Look Back in Anger (1956) is a realist play written by John Osborne. It focuses on the life and marital struggles of an intelligent and educated but disaffected young man of working-class origin, Jimmy Porter, and his equally competent yet impassive upper-middle-class wife Alison. The supporting characters include Cliff Lewis, an amiable Welsh lodger who attempts to keep the peace, and Helena Charles, Alison's snobbish friend.
Osborne drew inspiration from his personal life and failing marriage with Pamela Lane while writing Look Back in Anger, which was his first successful outing as a playwright. The play spawned the term "angry young men" to describe Osborne and those of his generation who employed the harshness of realism in the theatre in contrast to the more escapist theatre that characterized the previous generation.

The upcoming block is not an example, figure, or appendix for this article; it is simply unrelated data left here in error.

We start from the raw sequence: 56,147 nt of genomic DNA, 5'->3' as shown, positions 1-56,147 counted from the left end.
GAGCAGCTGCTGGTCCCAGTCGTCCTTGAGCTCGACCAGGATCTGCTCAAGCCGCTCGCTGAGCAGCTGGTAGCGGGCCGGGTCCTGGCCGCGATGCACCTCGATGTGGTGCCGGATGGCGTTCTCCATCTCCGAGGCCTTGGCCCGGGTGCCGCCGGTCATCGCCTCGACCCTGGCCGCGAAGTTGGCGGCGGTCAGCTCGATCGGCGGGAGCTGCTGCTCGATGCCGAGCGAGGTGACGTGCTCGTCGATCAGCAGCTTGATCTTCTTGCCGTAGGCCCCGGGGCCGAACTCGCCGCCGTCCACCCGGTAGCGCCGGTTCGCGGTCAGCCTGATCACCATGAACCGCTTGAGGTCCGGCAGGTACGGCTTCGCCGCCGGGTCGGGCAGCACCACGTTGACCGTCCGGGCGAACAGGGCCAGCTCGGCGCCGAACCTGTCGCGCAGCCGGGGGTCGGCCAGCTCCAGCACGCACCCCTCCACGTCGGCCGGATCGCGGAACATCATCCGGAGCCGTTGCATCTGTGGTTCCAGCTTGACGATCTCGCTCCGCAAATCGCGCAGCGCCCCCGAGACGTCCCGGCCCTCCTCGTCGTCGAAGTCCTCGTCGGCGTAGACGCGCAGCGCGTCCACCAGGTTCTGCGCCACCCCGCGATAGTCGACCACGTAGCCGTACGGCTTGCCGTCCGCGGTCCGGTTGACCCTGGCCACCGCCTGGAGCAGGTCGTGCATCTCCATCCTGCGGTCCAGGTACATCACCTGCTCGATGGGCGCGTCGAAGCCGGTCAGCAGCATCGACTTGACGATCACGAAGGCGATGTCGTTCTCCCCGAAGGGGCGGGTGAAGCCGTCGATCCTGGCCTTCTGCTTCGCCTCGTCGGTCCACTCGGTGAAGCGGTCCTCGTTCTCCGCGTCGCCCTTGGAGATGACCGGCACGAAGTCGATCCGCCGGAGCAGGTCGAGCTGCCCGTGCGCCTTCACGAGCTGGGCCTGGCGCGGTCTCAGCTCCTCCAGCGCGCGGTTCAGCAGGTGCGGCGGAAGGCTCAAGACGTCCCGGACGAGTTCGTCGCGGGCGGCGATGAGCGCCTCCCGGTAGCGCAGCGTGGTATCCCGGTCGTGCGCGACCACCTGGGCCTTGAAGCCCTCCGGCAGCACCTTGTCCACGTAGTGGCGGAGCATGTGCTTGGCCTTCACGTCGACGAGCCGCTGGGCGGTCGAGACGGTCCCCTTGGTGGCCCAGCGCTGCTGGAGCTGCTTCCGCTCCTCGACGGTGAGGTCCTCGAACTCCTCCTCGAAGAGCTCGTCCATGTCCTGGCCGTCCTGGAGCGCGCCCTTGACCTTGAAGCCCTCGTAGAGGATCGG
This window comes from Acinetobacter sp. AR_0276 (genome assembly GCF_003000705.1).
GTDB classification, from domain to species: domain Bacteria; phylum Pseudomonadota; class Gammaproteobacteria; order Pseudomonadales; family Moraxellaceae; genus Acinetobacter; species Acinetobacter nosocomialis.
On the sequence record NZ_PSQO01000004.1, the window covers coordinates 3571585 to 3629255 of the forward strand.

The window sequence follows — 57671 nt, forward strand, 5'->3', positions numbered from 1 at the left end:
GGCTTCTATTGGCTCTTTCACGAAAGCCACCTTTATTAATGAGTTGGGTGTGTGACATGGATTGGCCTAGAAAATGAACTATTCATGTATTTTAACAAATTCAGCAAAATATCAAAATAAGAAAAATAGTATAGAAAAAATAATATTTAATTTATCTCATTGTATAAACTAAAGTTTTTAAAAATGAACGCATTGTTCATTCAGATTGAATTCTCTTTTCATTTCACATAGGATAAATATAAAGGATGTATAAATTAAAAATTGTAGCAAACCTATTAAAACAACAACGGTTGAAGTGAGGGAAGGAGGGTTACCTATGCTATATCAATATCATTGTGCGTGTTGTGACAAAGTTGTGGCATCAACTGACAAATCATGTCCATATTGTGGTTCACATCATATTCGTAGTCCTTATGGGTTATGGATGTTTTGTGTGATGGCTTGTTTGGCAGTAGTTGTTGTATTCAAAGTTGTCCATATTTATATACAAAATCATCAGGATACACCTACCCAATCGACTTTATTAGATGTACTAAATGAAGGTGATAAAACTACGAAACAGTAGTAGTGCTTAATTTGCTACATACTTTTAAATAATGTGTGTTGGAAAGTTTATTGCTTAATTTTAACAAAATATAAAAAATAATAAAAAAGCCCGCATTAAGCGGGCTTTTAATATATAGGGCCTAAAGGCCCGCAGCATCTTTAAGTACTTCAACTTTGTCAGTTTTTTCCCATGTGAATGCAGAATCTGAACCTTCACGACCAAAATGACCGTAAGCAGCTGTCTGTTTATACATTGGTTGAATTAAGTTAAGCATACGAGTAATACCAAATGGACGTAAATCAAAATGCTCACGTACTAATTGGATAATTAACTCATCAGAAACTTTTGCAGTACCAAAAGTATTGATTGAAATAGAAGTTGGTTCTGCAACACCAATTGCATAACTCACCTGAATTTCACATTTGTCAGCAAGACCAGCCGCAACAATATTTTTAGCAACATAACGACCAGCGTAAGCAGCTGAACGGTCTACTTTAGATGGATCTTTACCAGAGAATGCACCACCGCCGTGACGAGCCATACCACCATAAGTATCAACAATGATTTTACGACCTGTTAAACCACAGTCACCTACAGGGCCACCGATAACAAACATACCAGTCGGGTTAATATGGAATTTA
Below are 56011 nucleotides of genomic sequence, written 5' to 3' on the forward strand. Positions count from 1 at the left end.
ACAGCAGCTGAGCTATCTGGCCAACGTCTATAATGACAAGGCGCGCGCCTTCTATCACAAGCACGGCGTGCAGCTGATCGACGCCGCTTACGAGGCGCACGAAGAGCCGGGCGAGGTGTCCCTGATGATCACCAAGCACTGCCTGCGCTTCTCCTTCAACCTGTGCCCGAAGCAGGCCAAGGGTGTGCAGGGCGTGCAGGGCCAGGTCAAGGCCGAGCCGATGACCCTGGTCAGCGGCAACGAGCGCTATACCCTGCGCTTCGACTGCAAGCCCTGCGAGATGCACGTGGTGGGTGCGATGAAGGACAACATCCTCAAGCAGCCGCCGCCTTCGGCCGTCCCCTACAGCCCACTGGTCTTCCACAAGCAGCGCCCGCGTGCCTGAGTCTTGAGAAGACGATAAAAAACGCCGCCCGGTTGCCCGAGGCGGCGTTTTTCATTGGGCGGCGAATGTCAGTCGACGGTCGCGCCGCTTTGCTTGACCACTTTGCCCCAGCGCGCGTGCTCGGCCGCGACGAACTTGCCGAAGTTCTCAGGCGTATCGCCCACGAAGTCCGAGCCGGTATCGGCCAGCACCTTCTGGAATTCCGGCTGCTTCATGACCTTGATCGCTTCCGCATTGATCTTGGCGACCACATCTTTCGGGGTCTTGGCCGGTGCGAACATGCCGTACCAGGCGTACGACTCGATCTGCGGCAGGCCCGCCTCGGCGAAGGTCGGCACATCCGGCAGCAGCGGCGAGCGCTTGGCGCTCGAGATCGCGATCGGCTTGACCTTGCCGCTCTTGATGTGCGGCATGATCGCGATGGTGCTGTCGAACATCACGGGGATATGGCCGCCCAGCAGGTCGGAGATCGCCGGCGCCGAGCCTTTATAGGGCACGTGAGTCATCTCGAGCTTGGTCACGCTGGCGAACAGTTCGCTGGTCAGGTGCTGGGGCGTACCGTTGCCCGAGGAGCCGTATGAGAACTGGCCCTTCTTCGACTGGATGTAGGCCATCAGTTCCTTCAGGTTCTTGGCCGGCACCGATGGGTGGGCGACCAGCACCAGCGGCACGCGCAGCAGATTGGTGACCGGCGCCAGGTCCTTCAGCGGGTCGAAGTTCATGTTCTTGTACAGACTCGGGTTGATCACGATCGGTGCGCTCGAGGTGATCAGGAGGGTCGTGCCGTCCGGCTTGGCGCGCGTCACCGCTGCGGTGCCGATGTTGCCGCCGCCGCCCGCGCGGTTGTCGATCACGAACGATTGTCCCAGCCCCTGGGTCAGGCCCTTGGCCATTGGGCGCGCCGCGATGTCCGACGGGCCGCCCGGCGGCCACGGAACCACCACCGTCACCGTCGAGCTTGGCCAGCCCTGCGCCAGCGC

The play was received favorably in the theatre community becoming an enormous commercial success, transferring to the West End and Broadway, and even touring to Moscow. It is credited to have turned Osborne from a struggling playwright into a wealthy and famous personality, and also won him the Evening Standard Drama Award as the most promising playwright of 1956. The play was adapted into a motion picture of the same name by Tony Richardson, starring Richard Burton and Mary Ure, which was released in 1959. Film production credited circa 1958.